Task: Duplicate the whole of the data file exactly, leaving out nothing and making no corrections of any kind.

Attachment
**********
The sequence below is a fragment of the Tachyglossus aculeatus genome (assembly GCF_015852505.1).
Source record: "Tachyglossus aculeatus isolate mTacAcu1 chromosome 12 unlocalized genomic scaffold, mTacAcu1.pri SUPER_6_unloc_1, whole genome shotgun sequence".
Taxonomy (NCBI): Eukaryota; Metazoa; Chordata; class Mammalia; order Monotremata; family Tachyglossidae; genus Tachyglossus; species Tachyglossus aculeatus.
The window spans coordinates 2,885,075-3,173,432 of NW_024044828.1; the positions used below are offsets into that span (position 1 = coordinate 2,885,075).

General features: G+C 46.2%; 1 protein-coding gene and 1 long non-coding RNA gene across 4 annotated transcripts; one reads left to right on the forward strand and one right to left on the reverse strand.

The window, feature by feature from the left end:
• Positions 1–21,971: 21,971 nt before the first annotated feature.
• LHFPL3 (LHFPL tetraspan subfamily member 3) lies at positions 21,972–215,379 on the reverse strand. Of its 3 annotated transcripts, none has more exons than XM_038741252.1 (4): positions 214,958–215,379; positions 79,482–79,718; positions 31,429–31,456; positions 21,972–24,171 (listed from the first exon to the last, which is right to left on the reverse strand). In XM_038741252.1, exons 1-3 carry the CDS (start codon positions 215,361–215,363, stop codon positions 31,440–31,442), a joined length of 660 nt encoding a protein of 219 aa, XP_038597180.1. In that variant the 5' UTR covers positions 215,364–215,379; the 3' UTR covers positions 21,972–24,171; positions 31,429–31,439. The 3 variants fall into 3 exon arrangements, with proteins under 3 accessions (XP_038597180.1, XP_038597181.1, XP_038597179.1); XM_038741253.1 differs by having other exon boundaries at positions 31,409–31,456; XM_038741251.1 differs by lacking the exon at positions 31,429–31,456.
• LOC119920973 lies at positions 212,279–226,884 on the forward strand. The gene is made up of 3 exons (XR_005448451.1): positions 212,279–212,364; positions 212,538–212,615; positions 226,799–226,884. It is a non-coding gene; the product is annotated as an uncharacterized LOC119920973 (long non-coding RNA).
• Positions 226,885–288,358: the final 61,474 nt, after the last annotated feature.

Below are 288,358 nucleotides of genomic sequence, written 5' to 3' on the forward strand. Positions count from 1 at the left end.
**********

The sequence below is a fragment of the Tachyglossus aculeatus genome (assembly GCF_015852505.1).
Source record: "Tachyglossus aculeatus isolate mTacAcu1 chromosome 12 unlocalized genomic scaffold, mTacAcu1.pri SUPER_6_unloc_1, whole genome shotgun sequence".
Taxonomy (NCBI): Eukaryota; Metazoa; Chordata; class Mammalia; order Monotremata; family Tachyglossidae; genus Tachyglossus; species Tachyglossus aculeatus.
The window spans coordinates 2,885,075-3,173,432 of NW_024044828.1; the positions used below are offsets into that span (position 1 = coordinate 2,885,075).

General features: G+C 46.2%; 1 protein-coding gene and 1 long non-coding RNA gene across 4 annotated transcripts; one reads left to right on the forward strand and one right to left on the reverse strand.

The window, feature by feature from the left end:
• Positions 1–21,971: 21,971 nt before the first annotated feature.
• LHFPL3 (LHFPL tetraspan subfamily member 3) lies at positions 21,972–215,379 on the reverse strand. Of its 3 annotated transcripts, none has more exons than XM_038741252.1 (4): positions 214,958–215,379; positions 79,482–79,718; positions 31,429–31,456; positions 21,972–24,171 (listed from the first exon to the last, which is right to left on the reverse strand). In XM_038741252.1, exons 1-3 carry the CDS (start codon positions 215,361–215,363, stop codon positions 31,440–31,442), a joined length of 660 nt encoding a protein of 219 aa, XP_038597180.1. In that variant the 5' UTR covers positions 215,364–215,379; the 3' UTR covers positions 21,972–24,171; positions 31,429–31,439. The 3 variants fall into 3 exon arrangements, with proteins under 3 accessions (XP_038597180.1, XP_038597181.1, XP_038597179.1); XM_038741253.1 differs by having other exon boundaries at positions 31,409–31,456; XM_038741251.1 differs by lacking the exon at positions 31,429–31,456.
• LOC119920973 lies at positions 212,279–226,884 on the forward strand. The gene is made up of 3 exons (XR_005448451.1): positions 212,279–212,364; positions 212,538–212,615; positions 226,799–226,884. It is a non-coding gene; the product is annotated as an uncharacterized LOC119920973 (long non-coding RNA).
• Positions 226,885–288,358: the final 61,474 nt, after the last annotated feature.

Below are 288,358 nucleotides of genomic sequence, written 5' to 3' on the forward strand. Positions count from 1 at the left end.